CoronerWhat actually happened then?
Witness, continuing, said they were going along the road
after calling at a cottage, and were chatting together, when a man suddenly appeared at the lefthand
side of the road. He ran towards them, flourishing a revolver, and ordered them to stop and put their hands
up. It was dusky at the time. Witness here, in reply to the Coroner, gave a description of the man, added
that from his general behaviour there was no doubt he was an accomplished bandit.
Continuing his evidence, witness said, in reply to a question from the Coroner, that he did not see any
bicycle about. He could see the man's revolver quite clearly. After ordering them to put up their hands,
the man approached the side of the car nearest him, which was the side at which witness was sitting.
Glancing down the road towards the city and still holding the revolver in his hand, the man said to witness
Have you any money on you? Witness, replying to him said, Surely a father of ten
children, on a weekly salary, would not have much spare money. When the man first spoke and
told them to put up their hands, there was nothing unusual in his voice. But when he repeated witness's
answer Father of ten children?he spoke in what witness took to be an English accent.
At the same time he felt witness's pocket and while doing so he continued keeping an eye
towards the city. After he had examined witness's pockets, the man leaned across witness and felt Ahern's
pockets. The car was narrow and low, so that the man had not much difficulty in leaning over. He then said,
Get out of that car. Deceased and witness both got out of the car, on the same side,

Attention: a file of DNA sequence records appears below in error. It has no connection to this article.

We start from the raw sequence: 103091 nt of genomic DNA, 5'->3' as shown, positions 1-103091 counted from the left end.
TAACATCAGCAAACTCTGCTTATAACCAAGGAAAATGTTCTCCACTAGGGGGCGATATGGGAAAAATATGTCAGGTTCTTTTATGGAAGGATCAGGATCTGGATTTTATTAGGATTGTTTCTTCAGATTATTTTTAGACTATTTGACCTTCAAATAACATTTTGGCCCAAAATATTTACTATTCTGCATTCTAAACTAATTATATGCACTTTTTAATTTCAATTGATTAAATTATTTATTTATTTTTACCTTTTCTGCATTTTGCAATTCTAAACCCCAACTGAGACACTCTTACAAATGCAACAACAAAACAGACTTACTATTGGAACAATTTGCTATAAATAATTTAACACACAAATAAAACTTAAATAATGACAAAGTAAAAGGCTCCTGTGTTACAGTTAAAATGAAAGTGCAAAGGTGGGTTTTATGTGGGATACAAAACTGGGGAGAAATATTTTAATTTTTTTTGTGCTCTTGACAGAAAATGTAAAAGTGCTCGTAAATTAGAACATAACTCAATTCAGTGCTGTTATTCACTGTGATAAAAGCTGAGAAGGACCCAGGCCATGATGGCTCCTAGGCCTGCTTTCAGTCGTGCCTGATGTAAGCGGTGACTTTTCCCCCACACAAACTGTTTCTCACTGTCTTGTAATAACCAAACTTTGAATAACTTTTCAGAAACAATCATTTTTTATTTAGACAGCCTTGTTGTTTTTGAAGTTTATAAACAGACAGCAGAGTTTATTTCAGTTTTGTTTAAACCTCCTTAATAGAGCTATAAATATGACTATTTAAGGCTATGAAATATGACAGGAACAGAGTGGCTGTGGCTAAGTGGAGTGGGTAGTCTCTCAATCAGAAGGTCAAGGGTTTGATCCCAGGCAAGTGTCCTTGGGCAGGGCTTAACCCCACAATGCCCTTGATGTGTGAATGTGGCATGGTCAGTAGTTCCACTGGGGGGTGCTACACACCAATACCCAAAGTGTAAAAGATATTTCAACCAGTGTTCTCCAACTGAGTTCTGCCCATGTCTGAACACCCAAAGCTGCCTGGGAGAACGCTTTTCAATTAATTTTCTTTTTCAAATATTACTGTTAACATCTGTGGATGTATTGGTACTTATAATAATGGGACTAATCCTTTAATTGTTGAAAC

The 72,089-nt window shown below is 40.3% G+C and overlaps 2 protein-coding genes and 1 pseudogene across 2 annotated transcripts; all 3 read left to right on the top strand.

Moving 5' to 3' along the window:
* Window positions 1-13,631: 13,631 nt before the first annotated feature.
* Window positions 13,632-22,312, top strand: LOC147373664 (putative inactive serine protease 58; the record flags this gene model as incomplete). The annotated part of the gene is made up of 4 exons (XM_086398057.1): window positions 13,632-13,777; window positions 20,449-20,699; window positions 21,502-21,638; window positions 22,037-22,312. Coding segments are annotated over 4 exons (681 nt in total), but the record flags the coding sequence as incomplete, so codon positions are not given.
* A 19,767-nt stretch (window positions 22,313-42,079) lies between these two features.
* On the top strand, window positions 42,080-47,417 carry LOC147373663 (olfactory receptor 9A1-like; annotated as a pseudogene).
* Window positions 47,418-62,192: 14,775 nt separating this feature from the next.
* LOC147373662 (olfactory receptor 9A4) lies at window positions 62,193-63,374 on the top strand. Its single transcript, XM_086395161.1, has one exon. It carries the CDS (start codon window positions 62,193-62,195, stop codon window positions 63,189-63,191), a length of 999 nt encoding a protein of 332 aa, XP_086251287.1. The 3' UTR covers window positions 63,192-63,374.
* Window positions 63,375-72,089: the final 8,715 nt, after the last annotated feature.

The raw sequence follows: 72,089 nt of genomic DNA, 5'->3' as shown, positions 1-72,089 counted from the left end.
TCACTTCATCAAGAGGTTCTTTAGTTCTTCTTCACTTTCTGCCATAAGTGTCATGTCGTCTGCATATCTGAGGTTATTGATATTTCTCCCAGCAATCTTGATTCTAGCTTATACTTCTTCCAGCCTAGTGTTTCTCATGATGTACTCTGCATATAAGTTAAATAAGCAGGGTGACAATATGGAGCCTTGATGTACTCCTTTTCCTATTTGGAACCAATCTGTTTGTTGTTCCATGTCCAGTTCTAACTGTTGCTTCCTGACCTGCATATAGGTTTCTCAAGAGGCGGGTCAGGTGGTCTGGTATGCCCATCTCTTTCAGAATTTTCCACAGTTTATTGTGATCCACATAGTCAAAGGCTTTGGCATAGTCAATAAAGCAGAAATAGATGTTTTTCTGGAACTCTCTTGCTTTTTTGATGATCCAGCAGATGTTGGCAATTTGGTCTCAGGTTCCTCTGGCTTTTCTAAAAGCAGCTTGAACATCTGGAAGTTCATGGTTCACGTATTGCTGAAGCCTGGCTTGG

namely that on which the man was standing. The man faced deceased first. Witness here commented
that from his actions the man probably knew who he was looking for all right. He then said to the deceased
Give up the money. The deceased refused, saying I will not. The man again
demanded the money, and deceased said it was not his. The man then told deceased he would fire if
deceased would not hand over the money, but deceased still refused. Again deceased was asked for the
money several times under threats of firing, but he maintained his refusal to part with the money. This
went on for some time, the conversation lasting from five to ten minutesprobably about seven minutes.
CoronerWhat happened then?
Witness, continuing, said the man counted, One, two, threebut paused again
to demand the money. Witness here interjected that the man, before this dialogue started, turned to the
witness and asked whose was the money witness had. Witness replied My employers,
and then being asked who they were, told him. The man then turned his attention to Ahern. Finally the
man asked deceased under penalty of being shot to hand over the money, and when deceased once more
refused, counted One, two, three, with a slight pause between each word. After he said